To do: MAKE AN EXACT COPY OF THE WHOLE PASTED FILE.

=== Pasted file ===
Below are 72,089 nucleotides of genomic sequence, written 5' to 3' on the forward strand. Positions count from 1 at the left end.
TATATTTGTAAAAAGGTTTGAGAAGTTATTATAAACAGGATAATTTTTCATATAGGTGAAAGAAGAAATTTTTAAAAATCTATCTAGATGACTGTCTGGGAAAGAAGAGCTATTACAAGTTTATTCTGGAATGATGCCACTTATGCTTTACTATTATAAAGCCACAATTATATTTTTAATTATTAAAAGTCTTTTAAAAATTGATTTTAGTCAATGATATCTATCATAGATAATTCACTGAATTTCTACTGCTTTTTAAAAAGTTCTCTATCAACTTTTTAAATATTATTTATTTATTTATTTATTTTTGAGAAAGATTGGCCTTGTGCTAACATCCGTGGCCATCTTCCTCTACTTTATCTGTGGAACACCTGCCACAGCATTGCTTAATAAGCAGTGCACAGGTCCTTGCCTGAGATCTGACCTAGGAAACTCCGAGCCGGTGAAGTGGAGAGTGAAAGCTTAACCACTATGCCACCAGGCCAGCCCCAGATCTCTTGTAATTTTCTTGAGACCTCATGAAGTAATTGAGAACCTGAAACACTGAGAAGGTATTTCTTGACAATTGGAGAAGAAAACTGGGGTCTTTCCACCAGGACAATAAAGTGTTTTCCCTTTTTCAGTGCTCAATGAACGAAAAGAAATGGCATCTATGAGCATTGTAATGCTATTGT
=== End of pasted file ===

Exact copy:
Below are 72,089 nucleotides of genomic sequence, written 5' to 3' on the forward strand. Positions count from 1 at the left end.
TATATTTGTAAAAAGGTTTGAGAAGTTATTATAAACAGGATAATTTTTCATATAGGTGAAAGAAGAAATTTTTAAAAATCTATCTAGATGACTGTCTGGGAAAGAAGAGCTATTACAAGTTTATTCTGGAATGATGCCACTTATGCTTTACTATTATAAAGCCACAATTATATTTTTAATTATTAAAAGTCTTTTAAAAATTGATTTTAGTCAATGATATCTATCATAGATAATTCACTGAATTTCTACTGCTTTTTAAAAAGTTCTCTATCAACTTTTTAAATATTATTTATTTATTTATTTATTTTTGAGAAAGATTGGCCTTGTGCTAACATCCGTGGCCATCTTCCTCTACTTTATCTGTGGAACACCTGCCACAGCATTGCTTAATAAGCAGTGCACAGGTCCTTGCCTGAGATCTGACCTAGGAAACTCCGAGCCGGTGAAGTGGAGAGTGAAAGCTTAACCACTATGCCACCAGGCCAGCCCCAGATCTCTTGTAATTTTCTTGAGACCTCATGAAGTAATTGAGAACCTGAAACACTGAGAAGGTATTTCTTGACAATTGGAGAAGAAAACTGGGGTCTTTCCACCAGGACAATAAAGTGTTTTCCCTTTTTCAGTGCTCAATGAACGAAAAGAAATGGCATCTATGAGCATTGTAATGCTATTGT